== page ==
Launched in May of this year, Close It! has already received more than 5,000 downloads. The app is available for iPad and iPhone (the former is the version that's in the running for this particular award).

Close It! is like Turbo Tax for real estate transactions. If you've downloaded the iOS app, you know already know how easy it is to accurately calculate your buyer's total cash to close or your seller's total cash in pocket.

If you haven't downloaded Close It! yet, what are you waiting for?! Download Close It! >>>

For those who have never heard of the Tabby Awards, it's a worldwide competition for the best iPad, Android and Windows 8 tablet apps.

At least a dozen countries are represented this year. More than 40 apps, including Close It! were selected as finalists in 18 categories.

An international panel of judges will choose the winners on November 13 in New York City.

How to choose a really good real estate agent

The idea of buying a home is simultaneously enchanting and daunting. For instance, it's fun to daydream about color palettes and kitchen / bathroom renovations and coming home to your very own Home Sweet Home. It's less fun to think about what the transition from daydreaming and dream home entails.

A really good real estate agent can walk you through the steps of homebuying and even help you negotiate an offer that might lower your upfront and ongoing costs of home ownership.

Really good real estate agents are familiar with the neighborhoods where you'd like to live. They know how long houses have sat on the market and can tell you the difference between listing prices and recent purchase prices.

The question is how do you find a really good real estate agent?

Talk to friends & relatives

Whether through Facebook or other social media platforms or (gasp!) face-to-face, ask your friends and relatives who've had recent homebuying experiences what real estate agents they recommend. And find out why.

Was their agent especially skilled at contract negotiation? Did he or she have encyclopedic knowledge about the local market? What about their communication skills? Did their agent return phone calls and emails in a timely manner?

These kind of details will help to paint a colorful picture of what it's like to work with a real estate agent. And presumably, if it's coming from your friends and relatives, it's coming from a source you know well and one you can trust.

Read online reviews

If you don't have friends or relatives with recent homebuying experiences in your area, the Internet may be the next best thing. Sites like Angie's List (paid subscription required) and Yelp (no subscription necessary, but be sure to check the "filtered reviews) have tons of reviews about local real estate professionals.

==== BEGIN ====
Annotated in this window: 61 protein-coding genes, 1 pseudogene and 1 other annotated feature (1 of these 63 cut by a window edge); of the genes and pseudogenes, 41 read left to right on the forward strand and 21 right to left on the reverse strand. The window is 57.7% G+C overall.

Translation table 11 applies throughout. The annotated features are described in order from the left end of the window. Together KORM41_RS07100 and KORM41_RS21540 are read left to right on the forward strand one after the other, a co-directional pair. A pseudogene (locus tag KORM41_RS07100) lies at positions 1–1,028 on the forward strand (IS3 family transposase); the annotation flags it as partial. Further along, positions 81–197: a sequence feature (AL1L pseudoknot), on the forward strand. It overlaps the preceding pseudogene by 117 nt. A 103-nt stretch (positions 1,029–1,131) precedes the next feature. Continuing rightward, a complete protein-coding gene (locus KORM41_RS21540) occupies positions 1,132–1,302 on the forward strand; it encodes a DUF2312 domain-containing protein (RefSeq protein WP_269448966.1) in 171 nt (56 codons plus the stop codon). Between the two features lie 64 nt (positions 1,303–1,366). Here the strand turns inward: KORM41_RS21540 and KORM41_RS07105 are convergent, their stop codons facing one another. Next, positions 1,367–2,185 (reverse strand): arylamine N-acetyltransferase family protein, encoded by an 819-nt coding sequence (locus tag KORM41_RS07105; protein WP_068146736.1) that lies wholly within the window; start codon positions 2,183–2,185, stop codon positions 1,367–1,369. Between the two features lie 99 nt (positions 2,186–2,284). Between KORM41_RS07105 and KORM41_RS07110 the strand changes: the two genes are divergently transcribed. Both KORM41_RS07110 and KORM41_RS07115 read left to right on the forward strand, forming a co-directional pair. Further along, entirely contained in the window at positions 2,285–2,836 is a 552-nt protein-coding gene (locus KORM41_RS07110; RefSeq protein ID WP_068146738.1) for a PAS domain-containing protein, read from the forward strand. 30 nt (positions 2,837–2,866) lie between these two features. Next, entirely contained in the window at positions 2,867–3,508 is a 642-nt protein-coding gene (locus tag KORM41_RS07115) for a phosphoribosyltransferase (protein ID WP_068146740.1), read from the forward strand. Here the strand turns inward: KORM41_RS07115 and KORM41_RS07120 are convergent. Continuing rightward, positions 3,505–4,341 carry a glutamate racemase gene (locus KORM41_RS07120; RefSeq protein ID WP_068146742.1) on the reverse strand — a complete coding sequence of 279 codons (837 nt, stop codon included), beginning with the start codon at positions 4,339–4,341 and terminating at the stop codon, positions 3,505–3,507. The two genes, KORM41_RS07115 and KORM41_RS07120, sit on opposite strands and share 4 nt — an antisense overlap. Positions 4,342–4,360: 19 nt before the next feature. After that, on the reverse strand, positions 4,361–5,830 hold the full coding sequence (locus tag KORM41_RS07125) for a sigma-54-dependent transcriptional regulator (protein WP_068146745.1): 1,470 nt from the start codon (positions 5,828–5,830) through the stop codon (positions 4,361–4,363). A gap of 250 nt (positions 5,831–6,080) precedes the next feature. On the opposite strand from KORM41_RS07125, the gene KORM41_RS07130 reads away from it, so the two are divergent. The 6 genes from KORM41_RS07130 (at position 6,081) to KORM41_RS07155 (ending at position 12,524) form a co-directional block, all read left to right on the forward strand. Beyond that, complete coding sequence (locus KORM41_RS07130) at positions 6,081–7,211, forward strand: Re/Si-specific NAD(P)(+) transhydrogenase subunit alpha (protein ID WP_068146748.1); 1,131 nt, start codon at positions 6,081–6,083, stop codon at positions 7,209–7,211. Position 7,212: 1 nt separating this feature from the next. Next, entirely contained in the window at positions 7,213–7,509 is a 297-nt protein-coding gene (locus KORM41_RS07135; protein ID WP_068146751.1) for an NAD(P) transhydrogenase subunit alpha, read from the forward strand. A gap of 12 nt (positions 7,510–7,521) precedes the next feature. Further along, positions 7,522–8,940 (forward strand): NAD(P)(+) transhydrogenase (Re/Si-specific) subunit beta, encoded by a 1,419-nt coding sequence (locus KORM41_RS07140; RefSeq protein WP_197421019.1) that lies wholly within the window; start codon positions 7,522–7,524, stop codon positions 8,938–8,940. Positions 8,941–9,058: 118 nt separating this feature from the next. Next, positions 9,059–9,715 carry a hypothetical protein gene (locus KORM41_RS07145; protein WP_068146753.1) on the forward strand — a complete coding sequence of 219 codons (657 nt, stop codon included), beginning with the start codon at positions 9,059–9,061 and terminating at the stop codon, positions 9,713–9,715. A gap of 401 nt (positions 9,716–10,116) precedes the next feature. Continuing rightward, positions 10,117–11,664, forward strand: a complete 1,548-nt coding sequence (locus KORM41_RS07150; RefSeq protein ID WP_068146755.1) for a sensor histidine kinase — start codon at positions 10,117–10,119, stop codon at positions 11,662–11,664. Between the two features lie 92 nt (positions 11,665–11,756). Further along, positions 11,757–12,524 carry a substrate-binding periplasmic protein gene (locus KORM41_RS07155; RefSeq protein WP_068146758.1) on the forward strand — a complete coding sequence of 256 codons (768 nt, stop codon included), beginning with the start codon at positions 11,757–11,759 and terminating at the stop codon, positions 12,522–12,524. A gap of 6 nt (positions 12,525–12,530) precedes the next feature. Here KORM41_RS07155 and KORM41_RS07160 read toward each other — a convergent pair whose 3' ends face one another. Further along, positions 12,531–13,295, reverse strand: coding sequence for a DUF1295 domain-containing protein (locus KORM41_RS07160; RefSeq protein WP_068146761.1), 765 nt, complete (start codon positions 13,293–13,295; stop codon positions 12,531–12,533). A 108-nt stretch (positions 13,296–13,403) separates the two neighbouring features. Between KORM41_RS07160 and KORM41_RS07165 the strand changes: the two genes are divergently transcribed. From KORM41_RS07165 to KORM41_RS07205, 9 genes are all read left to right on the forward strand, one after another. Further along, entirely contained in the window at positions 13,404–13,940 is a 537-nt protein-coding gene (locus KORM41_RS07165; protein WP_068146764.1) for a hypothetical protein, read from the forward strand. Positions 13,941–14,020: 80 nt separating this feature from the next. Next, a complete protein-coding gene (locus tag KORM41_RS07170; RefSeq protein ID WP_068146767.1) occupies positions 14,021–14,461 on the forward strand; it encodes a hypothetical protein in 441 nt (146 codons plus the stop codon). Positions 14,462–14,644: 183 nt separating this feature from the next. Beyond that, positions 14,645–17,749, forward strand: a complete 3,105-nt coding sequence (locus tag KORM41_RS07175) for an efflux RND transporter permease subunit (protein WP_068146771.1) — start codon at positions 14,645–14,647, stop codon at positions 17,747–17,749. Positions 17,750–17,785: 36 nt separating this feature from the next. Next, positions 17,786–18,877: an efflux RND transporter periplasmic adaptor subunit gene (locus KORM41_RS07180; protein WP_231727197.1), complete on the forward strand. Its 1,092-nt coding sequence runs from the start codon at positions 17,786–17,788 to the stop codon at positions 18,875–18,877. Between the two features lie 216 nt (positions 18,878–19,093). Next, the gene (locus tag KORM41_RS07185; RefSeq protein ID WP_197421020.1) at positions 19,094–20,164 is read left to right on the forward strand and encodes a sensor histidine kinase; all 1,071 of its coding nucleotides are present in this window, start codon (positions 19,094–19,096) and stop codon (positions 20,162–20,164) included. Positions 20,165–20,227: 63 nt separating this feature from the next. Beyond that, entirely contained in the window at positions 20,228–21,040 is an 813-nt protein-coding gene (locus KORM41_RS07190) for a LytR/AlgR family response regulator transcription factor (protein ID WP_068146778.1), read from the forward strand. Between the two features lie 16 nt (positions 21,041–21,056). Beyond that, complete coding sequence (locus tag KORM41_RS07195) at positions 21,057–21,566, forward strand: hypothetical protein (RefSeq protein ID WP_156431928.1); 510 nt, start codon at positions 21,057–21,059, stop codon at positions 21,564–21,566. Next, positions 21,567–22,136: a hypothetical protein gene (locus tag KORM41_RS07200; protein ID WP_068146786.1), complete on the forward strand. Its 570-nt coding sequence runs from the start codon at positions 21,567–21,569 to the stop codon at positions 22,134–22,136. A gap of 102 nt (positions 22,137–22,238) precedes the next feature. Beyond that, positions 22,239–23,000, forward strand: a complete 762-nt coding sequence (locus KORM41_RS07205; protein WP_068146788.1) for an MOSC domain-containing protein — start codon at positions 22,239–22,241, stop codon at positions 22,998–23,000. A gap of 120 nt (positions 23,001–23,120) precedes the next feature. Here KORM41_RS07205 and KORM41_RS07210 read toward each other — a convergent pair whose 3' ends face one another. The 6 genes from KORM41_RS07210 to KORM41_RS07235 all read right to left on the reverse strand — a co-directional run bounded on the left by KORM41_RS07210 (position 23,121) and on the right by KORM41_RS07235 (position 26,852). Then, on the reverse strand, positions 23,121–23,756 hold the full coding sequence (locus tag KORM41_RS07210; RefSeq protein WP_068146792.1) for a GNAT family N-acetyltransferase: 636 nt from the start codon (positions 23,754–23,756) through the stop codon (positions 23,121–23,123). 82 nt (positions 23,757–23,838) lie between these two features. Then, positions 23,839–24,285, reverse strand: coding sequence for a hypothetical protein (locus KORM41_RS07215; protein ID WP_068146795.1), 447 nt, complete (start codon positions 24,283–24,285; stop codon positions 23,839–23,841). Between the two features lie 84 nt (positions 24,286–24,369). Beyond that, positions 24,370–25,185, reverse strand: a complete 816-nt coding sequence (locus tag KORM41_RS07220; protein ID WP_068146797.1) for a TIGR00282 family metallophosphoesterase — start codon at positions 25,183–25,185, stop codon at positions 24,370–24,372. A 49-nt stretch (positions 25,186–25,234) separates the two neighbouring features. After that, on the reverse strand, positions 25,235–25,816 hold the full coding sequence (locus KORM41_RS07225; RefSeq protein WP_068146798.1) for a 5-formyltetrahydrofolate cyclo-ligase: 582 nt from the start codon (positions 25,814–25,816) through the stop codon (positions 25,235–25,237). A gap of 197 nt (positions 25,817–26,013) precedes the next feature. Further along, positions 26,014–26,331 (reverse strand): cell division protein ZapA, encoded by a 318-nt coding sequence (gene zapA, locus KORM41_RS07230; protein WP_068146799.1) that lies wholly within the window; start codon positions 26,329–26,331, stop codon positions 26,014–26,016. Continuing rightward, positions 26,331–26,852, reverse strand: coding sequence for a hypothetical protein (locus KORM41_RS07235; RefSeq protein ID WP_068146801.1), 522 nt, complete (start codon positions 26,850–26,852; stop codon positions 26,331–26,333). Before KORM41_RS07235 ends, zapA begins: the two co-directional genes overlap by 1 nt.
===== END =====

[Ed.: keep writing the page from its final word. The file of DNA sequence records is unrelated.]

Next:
Real estate sites like Redfin, Zillow and Trulia post agent reviews as well. The downside of online reviews is you most likely don't know who the source is. More than likely the review is bias, but reading multiple reviews should allow you to get a fairly balanced picture.

Contact top prospects, interview them

Once you've made a short list of prospects, call them and ask more questions. For added peace of mind, find out if your prospective agents have additional references.

Pick their brains about the neighborhoods where you'd like to live. Find out, on average, what percent of the listing price do their clients typically pay. Obviously a real estate agent who negotiates deals for less than the asking price is someone you want negotiating your home purchase.

The more research you do at the beginning of the agent selection process, the better your chances of finding a really good real estate agent and having a pleasant homebuying experience.

Once you've made it through the all the steps, consider posting your own agent review to give future homebuyers an idea of what it was like to work with your agent selection.

And if these tips don't help to ease your mind about how to select a real estate agent, feel free to reach out to our office and ask for even more agent recommendations. We closed roughly 1,500 deals last year, so we know a lot of real estate agents (mortgage lenders, too).

  • Ways to save at closing

    Title charges are the largest chunk of closing costs and can vary by hundreds of dollars.

    Learn more

  • What are closing costs?

    The real estate closing process involves loan steps, legal steps and title steps.

    Learn more

  • What's title insurance?

    Insure your legal ownership just like you'd insure the building, but for lots cheaper.

    Learn more

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Our blog contains general information only, not intended to be relied upon as, nor a substitute for, specific professional advice. Rate tables and figures that appear on our blog are deemed reliable but not guaranteed. For current rates & policies, refer to our Quick Quote and Consumer Guide. We accept no responsibility for loss occasioned to any purpose acting on or refraining from action as a result of any material on our blog.